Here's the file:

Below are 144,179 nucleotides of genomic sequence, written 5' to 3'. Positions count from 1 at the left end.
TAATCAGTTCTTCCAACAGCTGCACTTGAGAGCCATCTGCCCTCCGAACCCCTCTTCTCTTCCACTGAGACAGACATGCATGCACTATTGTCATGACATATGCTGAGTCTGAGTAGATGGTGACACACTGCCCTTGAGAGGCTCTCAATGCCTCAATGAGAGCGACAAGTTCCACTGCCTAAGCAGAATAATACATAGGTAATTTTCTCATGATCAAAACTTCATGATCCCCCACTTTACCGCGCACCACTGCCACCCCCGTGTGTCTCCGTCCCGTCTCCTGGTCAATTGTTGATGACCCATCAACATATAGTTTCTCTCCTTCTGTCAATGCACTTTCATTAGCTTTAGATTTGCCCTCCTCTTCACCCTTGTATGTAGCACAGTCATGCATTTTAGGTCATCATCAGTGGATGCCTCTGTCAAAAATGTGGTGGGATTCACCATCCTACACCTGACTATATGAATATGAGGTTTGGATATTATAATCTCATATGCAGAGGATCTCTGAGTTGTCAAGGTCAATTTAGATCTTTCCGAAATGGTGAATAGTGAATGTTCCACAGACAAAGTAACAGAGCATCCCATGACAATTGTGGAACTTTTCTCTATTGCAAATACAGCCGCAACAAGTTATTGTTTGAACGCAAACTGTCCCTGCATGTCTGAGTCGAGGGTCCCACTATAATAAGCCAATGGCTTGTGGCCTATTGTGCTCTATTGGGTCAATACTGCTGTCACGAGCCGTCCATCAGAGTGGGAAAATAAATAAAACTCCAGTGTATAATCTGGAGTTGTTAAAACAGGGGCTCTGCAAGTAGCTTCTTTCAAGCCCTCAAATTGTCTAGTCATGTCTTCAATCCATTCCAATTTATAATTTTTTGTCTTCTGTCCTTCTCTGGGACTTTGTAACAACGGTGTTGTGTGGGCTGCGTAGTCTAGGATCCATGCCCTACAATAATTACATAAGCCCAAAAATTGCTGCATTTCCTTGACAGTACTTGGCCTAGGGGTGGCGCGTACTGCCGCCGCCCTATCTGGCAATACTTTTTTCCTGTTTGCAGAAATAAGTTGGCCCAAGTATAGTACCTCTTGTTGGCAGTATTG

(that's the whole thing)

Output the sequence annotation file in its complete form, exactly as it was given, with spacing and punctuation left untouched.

Below are 144,179 nucleotides of genomic sequence, written 5' to 3'. Positions count from 1 at the left end.
TAATCAGTTCTTCCAACAGCTGCACTTGAGAGCCATCTGCCCTCCGAACCCCTCTTCTCTTCCACTGAGACAGACATGCATGCACTATTGTCATGACATATGCTGAGTCTGAGTAGATGGTGACACACTGCCCTTGAGAGGCTCTCAATGCCTCAATGAGAGCGACAAGTTCCACTGCCTAAGCAGAATAATACATAGGTAATTTTCTCATGATCAAAACTTCATGATCCCCCACTTTACCGCGCACCACTGCCACCCCCGTGTGTCTCCGTCCCGTCTCCTGGTCAATTGTTGATGACCCATCAACATATAGTTTCTCTCCTTCTGTCAATGCACTTTCATTAGCTTTAGATTTGCCCTCCTCTTCACCCTTGTATGTAGCACAGTCATGCATTTTAGGTCATCATCAGTGGATGCCTCTGTCAAAAATGTGGTGGGATTCACCATCCTACACCTGACTATATGAATATGAGGTTTGGATATTATAATCTCATATGCAGAGGATCTCTGAGTTGTCAAGGTCAATTTAGATCTTTCCGAAATGGTGAATAGTGAATGTTCCACAGACAAAGTAACAGAGCATCCCATGACAATTGTGGAACTTTTCTCTATTGCAAATACAGCCGCAACAAGTTATTGTTTGAACGCAAACTGTCCCTGCATGTCTGAGTCGAGGGTCCCACTATAATAAGCCAATGGCTTGTGGCCTATTGTGCTCTATTGGGTCAATACTGCTGTCACGAGCCGTCCATCAGAGTGGGAAAATAAATAAAACTCCAGTGTATAATCTGGAGTTGTTAAAACAGGGGCTCTGCAAGTAGCTTCTTTCAAGCCCTCAAATTGTCTAGTCATGTCTTCAATCCATTCCAATTTATAATTTTTTGTCTTCTGTCCTTCTCTGGGACTTTGTAACAACGGTGTTGTGTGGGCTGCGTAGTCTAGGATCCATGCCCTACAATAATTACATAAGCCCAAAAATTGCTGCATTTCCTTGACAGTACTTGGCCTAGGGGTGGCGCGTACTGCCGCCGCCCTATCTGGCAATACTTTTTTCCTGTTTGCAGAAATAAGTTGGCCCAAGTATAGTACCTCTTGTTGGCAGTATTG